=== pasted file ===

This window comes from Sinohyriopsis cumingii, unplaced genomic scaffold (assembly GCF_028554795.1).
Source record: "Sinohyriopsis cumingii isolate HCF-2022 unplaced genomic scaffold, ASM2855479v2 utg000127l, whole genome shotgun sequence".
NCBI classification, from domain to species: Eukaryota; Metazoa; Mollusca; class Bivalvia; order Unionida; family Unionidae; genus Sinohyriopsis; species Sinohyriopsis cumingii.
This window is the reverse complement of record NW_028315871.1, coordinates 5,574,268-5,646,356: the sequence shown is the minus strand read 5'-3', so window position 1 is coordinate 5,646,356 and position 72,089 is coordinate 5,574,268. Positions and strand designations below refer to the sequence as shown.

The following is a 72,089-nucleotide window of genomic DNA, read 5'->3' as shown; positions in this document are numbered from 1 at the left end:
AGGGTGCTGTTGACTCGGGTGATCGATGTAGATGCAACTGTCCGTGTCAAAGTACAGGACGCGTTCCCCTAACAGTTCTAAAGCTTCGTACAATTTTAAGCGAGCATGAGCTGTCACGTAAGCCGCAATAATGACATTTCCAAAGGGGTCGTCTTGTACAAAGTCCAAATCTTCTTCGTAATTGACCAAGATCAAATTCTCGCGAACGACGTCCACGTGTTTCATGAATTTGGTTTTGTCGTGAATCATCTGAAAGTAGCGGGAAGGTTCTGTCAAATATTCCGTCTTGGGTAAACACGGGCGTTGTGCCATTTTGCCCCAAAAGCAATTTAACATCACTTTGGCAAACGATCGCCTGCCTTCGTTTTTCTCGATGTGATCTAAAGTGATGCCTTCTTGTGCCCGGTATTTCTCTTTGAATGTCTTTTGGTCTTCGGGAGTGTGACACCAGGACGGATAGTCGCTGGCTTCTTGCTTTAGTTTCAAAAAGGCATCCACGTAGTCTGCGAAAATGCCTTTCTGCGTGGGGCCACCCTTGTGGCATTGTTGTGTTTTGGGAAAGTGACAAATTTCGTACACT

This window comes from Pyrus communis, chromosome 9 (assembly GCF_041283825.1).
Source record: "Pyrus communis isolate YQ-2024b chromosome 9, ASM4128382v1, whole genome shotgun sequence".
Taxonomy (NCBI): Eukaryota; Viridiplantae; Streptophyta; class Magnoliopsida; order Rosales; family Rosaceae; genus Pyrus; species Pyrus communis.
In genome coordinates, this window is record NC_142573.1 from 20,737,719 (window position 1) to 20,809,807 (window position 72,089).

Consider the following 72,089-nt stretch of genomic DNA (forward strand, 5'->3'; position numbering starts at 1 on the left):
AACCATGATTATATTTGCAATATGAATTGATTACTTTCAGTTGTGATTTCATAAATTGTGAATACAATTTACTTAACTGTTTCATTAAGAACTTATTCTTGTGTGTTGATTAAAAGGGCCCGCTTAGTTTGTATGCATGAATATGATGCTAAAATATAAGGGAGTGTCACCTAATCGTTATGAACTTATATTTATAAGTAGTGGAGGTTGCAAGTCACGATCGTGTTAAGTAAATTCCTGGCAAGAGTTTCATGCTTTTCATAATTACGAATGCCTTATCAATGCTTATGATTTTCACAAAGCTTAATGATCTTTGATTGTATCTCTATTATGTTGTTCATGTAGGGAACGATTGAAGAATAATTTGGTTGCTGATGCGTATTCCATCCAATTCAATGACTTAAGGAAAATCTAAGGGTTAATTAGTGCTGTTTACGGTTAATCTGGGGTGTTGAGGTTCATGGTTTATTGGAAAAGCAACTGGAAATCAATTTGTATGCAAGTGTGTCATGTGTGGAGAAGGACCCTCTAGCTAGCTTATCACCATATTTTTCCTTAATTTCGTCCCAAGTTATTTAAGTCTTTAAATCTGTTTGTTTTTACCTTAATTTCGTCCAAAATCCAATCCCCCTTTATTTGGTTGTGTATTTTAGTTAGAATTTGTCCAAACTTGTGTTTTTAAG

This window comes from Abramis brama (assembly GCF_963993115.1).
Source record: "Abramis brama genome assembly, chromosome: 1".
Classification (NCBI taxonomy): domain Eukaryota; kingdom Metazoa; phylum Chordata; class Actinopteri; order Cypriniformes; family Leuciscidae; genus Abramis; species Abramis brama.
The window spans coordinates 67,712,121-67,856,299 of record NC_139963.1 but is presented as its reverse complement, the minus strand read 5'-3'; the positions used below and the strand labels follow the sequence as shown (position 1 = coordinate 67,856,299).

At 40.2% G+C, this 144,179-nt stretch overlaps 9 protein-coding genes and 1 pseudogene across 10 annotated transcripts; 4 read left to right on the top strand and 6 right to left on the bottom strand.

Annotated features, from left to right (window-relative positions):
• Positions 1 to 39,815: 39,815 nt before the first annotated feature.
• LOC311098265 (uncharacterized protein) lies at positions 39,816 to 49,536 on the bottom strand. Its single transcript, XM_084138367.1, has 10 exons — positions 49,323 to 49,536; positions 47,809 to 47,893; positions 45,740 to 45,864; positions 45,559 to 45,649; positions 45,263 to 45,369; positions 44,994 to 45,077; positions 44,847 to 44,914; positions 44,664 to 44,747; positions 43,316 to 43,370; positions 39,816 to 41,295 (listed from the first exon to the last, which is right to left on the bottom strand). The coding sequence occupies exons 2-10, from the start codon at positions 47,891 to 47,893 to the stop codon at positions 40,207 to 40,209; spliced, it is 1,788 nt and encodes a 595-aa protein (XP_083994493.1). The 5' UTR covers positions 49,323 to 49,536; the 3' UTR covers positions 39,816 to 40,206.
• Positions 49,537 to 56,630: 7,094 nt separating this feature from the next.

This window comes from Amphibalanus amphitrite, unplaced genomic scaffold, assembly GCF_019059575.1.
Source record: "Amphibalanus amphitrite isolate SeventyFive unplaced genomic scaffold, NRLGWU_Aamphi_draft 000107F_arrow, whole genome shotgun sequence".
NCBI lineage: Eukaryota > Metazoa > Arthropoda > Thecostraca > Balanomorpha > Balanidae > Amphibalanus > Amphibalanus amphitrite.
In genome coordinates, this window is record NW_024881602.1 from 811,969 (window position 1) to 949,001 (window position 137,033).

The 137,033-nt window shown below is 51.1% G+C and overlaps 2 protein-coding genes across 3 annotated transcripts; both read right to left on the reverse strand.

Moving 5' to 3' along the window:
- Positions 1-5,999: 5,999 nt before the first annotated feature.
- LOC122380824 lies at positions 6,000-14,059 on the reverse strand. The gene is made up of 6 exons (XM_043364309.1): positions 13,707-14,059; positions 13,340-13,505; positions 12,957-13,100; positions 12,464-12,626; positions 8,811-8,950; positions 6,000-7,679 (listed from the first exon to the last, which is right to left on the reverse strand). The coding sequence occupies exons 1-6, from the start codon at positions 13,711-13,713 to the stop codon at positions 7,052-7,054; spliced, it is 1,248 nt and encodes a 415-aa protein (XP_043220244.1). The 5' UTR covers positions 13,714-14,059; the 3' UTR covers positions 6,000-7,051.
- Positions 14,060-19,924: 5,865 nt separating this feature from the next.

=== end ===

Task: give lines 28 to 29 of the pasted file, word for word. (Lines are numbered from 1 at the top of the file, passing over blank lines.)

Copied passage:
- Positions 1-5,999: 5,999 nt before the first annotated feature.
- LOC122380824 lies at positions 6,000-14,059 on the reverse strand. The gene is made up of 6 exons (XM_043364309.1): positions 13,707-14,059; positions 13,340-13,505; positions 12,957-13,100; positions 12,464-12,626; positions 8,811-8,950; positions 6,000-7,679 (listed from the first exon to the last, which is right to left on the reverse strand). The coding sequence occupies exons 1-6, from the start codon at positions 13,711-13,713 to the stop codon at positions 7,052-7,054; spliced, it is 1,248 nt and encodes a 415-aa protein (XP_043220244.1). The 5' UTR covers positions 13,714-14,059; the 3' UTR covers positions 6,000-7,051.